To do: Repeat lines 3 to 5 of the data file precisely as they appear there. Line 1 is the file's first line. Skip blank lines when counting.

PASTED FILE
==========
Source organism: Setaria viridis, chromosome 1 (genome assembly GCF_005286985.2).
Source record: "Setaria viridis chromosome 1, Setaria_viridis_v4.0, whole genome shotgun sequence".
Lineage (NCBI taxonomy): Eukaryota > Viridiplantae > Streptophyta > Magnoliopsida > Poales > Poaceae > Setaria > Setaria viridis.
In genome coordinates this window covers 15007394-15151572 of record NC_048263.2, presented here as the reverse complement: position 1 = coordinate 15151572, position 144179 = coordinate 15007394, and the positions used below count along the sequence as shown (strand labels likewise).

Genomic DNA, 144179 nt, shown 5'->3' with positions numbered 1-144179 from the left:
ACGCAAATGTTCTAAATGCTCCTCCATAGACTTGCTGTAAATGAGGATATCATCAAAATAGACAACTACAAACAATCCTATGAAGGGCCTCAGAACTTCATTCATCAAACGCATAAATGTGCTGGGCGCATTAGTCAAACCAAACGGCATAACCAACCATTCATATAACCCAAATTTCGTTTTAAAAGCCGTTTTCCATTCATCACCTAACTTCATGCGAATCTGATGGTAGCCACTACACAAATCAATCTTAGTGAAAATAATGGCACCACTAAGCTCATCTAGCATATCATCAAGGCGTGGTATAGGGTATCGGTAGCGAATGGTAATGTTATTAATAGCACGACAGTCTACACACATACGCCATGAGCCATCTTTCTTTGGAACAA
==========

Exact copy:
Lineage (NCBI taxonomy): Eukaryota > Viridiplantae > Streptophyta > Magnoliopsida > Poales > Poaceae > Setaria > Setaria viridis.
In genome coordinates this window covers 15007394-15151572 of record NC_048263.2, presented here as the reverse complement: position 1 = coordinate 15151572, position 144179 = coordinate 15007394, and the positions used below count along the sequence as shown (strand labels likewise).

Genomic DNA, 144179 nt, shown 5'->3' with positions numbered 1-144179 from the left: